Frank Percy Wild was a British painter. Born in 1861 in Leeds, Yorkshire, Wild began training as an engineer before taking up painting in 1884. He studied for a while in Belgium, France and later in Spain where he developed a great proficiency for producing naturalistic portraiture. In 1895, Wild moved to the picturesque river town of Marlow, Buckinghamshire where he lived for the duration of his career. The artist produced numerous idyllic landscape scenes of the River Thames throughout his time in Marlow, though his accomplishments in portraiture are more widely recognised. In 1900 Wild was elected as a member of the Royal Society of British Arts, and exhibited at the Royal Academy several times throughout his career.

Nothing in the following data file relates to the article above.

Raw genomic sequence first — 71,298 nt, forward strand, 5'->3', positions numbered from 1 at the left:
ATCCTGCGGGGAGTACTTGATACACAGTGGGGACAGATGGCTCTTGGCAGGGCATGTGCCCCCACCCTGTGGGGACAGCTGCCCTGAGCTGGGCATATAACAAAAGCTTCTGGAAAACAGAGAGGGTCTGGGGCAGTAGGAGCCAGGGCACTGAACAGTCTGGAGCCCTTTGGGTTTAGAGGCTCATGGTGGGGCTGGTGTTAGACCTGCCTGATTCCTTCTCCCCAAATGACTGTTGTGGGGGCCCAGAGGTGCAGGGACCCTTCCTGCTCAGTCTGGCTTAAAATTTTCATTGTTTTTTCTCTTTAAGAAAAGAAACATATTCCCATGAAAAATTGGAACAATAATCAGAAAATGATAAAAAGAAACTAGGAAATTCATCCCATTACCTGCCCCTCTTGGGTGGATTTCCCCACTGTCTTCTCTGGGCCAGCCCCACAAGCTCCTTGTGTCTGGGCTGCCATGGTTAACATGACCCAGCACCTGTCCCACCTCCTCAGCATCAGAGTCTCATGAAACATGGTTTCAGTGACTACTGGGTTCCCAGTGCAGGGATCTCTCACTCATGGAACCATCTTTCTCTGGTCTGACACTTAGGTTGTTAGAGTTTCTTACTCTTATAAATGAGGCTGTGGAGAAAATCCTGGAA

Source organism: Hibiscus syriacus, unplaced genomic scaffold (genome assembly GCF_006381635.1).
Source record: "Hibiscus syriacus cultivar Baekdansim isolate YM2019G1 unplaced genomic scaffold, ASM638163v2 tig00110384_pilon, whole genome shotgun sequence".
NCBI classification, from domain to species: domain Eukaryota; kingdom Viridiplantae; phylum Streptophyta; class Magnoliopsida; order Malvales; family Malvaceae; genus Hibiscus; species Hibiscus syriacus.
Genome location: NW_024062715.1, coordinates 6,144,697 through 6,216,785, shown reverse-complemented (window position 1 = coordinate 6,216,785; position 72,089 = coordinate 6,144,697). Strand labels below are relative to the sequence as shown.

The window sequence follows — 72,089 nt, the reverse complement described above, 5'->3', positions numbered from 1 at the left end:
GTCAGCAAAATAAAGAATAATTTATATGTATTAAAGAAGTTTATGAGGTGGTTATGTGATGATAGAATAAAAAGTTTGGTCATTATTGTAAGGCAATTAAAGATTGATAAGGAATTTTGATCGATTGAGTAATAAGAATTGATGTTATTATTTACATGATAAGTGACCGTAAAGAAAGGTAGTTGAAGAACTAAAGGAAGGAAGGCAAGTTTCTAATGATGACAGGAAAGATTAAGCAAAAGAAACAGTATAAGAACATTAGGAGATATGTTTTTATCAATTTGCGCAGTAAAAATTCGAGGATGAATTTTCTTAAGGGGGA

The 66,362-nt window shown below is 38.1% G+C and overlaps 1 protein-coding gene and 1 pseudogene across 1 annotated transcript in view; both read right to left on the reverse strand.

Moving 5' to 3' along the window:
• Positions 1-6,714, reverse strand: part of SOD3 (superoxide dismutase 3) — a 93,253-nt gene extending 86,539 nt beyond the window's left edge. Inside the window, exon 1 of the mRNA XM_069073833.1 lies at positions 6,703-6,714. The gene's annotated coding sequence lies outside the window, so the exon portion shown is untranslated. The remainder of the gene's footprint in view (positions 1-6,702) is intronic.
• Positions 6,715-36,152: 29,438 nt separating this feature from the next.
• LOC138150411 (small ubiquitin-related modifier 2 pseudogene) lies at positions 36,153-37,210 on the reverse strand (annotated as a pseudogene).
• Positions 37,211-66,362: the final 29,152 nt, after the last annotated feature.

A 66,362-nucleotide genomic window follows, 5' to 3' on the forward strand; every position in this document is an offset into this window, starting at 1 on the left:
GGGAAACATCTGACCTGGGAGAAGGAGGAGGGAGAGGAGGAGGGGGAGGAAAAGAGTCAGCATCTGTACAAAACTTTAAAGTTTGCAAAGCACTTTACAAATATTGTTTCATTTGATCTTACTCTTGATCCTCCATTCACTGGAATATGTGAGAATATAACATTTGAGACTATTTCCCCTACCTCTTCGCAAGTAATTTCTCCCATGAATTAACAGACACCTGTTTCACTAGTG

A popular feature of the British artistic community, Wild also found success further afield. He travelled extensively in America between the years of 1907 and 1914, where he toured several states whilst exhibiting his work. His travels lead to a prolific period of commissioned portrait work in states such as New York and South Carolina. Returning to his home in Marlow after this time abroad, Wild continued to paint lush river scenes and richly detailed and often personal portraits until his death in 1950. His work remains in a number of regional collections throughout Britain.